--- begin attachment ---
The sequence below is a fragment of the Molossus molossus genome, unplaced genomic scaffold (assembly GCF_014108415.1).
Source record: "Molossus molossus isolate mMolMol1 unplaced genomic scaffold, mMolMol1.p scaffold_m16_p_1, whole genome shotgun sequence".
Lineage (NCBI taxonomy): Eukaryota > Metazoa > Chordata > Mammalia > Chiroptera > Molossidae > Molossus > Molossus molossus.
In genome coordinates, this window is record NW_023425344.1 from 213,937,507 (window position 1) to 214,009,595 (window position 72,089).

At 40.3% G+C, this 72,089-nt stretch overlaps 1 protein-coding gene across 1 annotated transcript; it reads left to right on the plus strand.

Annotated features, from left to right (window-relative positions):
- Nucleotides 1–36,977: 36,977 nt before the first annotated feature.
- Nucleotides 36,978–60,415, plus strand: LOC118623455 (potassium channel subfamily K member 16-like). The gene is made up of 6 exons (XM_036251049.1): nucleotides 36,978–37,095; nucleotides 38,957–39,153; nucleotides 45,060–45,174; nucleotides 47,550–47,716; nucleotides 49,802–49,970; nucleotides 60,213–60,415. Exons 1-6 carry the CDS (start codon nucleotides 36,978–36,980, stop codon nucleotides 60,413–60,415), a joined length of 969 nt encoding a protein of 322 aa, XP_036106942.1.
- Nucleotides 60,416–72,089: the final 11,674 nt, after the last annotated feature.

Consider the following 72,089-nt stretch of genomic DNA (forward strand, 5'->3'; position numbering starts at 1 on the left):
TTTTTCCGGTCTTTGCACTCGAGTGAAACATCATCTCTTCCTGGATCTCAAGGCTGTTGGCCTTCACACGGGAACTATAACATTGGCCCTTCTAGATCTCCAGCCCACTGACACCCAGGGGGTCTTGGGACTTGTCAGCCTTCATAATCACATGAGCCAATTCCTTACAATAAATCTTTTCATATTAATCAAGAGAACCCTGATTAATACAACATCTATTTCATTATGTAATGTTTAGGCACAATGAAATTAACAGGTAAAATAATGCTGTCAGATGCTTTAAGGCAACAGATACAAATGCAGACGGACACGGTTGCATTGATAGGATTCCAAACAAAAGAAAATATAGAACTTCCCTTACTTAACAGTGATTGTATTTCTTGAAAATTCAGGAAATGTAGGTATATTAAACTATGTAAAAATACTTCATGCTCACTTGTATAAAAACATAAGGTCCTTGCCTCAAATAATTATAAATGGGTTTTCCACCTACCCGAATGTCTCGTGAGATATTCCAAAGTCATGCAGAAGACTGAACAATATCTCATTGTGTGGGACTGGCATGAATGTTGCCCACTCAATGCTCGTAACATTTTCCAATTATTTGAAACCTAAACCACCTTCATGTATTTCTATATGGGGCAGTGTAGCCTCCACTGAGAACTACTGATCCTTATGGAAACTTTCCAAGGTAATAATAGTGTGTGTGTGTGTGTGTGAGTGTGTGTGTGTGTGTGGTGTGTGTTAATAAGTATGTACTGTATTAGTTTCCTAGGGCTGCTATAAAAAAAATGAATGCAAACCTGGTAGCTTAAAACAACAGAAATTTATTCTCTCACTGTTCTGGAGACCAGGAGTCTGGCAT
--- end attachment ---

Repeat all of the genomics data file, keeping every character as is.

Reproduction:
The sequence below is a fragment of the Molossus molossus genome, unplaced genomic scaffold (assembly GCF_014108415.1).
Source record: "Molossus molossus isolate mMolMol1 unplaced genomic scaffold, mMolMol1.p scaffold_m16_p_1, whole genome shotgun sequence".
Lineage (NCBI taxonomy): Eukaryota > Metazoa > Chordata > Mammalia > Chiroptera > Molossidae > Molossus > Molossus molossus.
In genome coordinates, this window is record NW_023425344.1 from 213,937,507 (window position 1) to 214,009,595 (window position 72,089).

At 40.3% G+C, this 72,089-nt stretch overlaps 1 protein-coding gene across 1 annotated transcript; it reads left to right on the plus strand.

Annotated features, from left to right (window-relative positions):
- Nucleotides 1–36,977: 36,977 nt before the first annotated feature.
- Nucleotides 36,978–60,415, plus strand: LOC118623455 (potassium channel subfamily K member 16-like). The gene is made up of 6 exons (XM_036251049.1): nucleotides 36,978–37,095; nucleotides 38,957–39,153; nucleotides 45,060–45,174; nucleotides 47,550–47,716; nucleotides 49,802–49,970; nucleotides 60,213–60,415. Exons 1-6 carry the CDS (start codon nucleotides 36,978–36,980, stop codon nucleotides 60,413–60,415), a joined length of 969 nt encoding a protein of 322 aa, XP_036106942.1.
- Nucleotides 60,416–72,089: the final 11,674 nt, after the last annotated feature.

Consider the following 72,089-nt stretch of genomic DNA (forward strand, 5'->3'; position numbering starts at 1 on the left):
TTTTTCCGGTCTTTGCACTCGAGTGAAACATCATCTCTTCCTGGATCTCAAGGCTGTTGGCCTTCACACGGGAACTATAACATTGGCCCTTCTAGATCTCCAGCCCACTGACACCCAGGGGGTCTTGGGACTTGTCAGCCTTCATAATCACATGAGCCAATTCCTTACAATAAATCTTTTCATATTAATCAAGAGAACCCTGATTAATACAACATCTATTTCATTATGTAATGTTTAGGCACAATGAAATTAACAGGTAAAATAATGCTGTCAGATGCTTTAAGGCAACAGATACAAATGCAGACGGACACGGTTGCATTGATAGGATTCCAAACAAAAGAAAATATAGAACTTCCCTTACTTAACAGTGATTGTATTTCTTGAAAATTCAGGAAATGTAGGTATATTAAACTATGTAAAAATACTTCATGCTCACTTGTATAAAAACATAAGGTCCTTGCCTCAAATAATTATAAATGGGTTTTCCACCTACCCGAATGTCTCGTGAGATATTCCAAAGTCATGCAGAAGACTGAACAATATCTCATTGTGTGGGACTGGCATGAATGTTGCCCACTCAATGCTCGTAACATTTTCCAATTATTTGAAACCTAAACCACCTTCATGTATTTCTATATGGGGCAGTGTAGCCTCCACTGAGAACTACTGATCCTTATGGAAACTTTCCAAGGTAATAATAGTGTGTGTGTGTGTGTGTGAGTGTGTGTGTGTGTGTGGTGTGTGTTAATAAGTATGTACTGTATTAGTTTCCTAGGGCTGCTATAAAAAAAATGAATGCAAACCTGGTAGCTTAAAACAACAGAAATTTATTCTCTCACTGTTCTGGAGACCAGGAGTCTGGCAT